Half of UK’s curry houses could shut over the next decade due to British healthy eating trends

Britain’s move to a 'clean-eating' regime has left many curry houses stuck in the 90s, when they were the go-to diners after pubs closed for the night

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The Independent Online

Britain’s much-loved curry industry is facing an existential threat.

According to Yawar Khan, the head of the Asian Catering Foundation which represents more than 35,000 ethnic restaurants and takeaways in the UK, up to 17,000 Indian restaurants are facing closure over the next ten years – a prediction that if proved accurate would deal a major body blow to the UK’s already suffering £4 billion curry industry.

Curry house owners are already struggling to hire chefs from abroad and are already fighting mass closures.

However, Mr Khan has now warned Britain’s korma and vindaloo specialists that their businesses will be in trouble if they don’t revamp dishes to make them healthier.

Britain’s move to a “clean-eating” regime has left many curry houses stuck in the 90s, when they were the go-to diners after pubs closed for the night, according to Mr Khan.

He told the Telegraph: "For years we have been telling restaurants they need to up their game with shorter menus, offering lighter healthier options with more fish and vegetable dishes, with genuinely authentic regional food.”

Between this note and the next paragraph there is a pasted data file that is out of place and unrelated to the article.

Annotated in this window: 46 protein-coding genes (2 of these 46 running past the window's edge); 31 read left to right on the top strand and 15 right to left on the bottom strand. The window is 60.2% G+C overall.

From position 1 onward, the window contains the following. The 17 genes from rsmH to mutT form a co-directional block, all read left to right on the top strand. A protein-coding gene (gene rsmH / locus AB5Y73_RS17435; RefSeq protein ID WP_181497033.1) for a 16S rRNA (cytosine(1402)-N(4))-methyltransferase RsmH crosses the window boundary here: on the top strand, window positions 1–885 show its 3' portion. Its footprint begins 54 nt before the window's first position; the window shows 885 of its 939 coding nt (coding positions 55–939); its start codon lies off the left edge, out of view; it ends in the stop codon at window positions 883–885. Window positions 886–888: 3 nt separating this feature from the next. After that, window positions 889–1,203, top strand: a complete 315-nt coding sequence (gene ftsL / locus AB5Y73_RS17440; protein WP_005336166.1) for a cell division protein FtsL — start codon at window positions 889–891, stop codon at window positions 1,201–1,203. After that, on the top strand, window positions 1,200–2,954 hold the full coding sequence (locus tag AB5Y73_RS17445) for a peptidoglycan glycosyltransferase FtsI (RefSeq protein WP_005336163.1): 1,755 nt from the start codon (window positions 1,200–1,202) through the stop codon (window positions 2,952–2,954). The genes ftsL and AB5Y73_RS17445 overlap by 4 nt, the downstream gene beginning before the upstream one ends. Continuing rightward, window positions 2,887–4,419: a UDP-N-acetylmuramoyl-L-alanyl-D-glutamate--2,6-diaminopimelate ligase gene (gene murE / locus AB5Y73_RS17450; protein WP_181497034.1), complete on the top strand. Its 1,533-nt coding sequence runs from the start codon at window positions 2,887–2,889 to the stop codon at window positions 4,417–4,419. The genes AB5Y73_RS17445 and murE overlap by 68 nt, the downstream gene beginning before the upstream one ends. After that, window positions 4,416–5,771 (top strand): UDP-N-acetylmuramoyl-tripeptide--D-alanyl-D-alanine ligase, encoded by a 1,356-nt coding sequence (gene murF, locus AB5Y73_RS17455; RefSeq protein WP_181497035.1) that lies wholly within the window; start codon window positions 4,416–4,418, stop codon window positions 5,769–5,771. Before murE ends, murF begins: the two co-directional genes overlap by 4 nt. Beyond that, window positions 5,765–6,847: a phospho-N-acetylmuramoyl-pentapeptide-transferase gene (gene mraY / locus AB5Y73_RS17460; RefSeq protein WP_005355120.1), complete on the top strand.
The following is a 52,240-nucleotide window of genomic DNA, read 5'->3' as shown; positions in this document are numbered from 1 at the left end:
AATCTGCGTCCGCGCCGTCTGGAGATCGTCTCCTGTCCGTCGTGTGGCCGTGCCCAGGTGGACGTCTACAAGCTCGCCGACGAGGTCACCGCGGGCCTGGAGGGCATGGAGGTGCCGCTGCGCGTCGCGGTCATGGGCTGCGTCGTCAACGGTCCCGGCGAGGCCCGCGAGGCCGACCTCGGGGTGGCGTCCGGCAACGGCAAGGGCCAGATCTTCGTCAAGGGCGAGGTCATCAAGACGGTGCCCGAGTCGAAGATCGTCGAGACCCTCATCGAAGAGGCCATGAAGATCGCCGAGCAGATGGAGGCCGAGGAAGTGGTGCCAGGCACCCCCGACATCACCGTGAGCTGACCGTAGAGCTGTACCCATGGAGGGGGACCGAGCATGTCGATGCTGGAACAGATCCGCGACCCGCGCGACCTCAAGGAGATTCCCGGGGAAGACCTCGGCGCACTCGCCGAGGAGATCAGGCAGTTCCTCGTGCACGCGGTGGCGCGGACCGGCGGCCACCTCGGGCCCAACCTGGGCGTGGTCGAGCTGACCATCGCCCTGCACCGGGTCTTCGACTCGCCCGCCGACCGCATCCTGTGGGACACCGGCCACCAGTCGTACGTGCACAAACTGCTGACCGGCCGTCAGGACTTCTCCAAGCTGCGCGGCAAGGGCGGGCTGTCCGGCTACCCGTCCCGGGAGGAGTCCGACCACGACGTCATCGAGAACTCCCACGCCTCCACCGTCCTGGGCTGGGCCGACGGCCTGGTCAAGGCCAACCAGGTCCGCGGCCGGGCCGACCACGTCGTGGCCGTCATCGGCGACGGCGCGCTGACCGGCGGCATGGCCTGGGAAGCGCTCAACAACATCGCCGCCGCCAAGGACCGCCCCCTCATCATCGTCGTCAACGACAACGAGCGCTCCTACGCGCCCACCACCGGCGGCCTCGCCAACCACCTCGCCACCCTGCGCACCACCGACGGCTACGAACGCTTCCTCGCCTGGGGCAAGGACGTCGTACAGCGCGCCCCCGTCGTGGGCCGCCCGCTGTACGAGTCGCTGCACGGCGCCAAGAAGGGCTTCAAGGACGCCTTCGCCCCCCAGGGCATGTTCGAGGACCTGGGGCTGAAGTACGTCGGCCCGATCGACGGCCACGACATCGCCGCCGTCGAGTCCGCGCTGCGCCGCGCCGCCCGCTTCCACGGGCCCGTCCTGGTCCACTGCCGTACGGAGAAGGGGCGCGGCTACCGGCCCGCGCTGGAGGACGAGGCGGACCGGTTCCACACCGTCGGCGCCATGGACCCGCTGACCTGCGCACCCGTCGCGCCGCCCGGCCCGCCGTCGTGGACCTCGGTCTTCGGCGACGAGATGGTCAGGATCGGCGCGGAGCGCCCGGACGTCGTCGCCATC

Ignoring new technology such as Facebook to interact with customers was another way that outlets were falling behind the times, according to Mr Khan.

He added: "British Bangladeshis can be very insular and inward looking. We fail to regard other cuisines as competition and we are slow to adopt new marketing opportunities, such as social media platforms."

He admitted that his warning “won’t go down well with many of my members, who continue to fail to heed warnings and take responsibility for the survival of their businesses.”

According to a recent industry survey, the number of licensed curry restaurants has declined by 13 per cent in the last 18 months, with over 1,000 restaurants closing their doors for good.

Last year, the curry industry, which largely campaigned for the UK to leave the EU, said it felt betrayed by politician over immigration policies in the wake of the Brexit vote.

Oli Khan, chef and owner of three curry houses, previously told the Independent: “It is very disappointing that Brexit campaigners such as Priti Patel and Boris Johnson, who said the curry industry would be better off the EU, have not kept their promises.”

Khan added he that he had had to double the wages of some of his employee due to staff shortages and that he was also battling higher food prices as a result of a collapse in the value of the pound since the June referendum.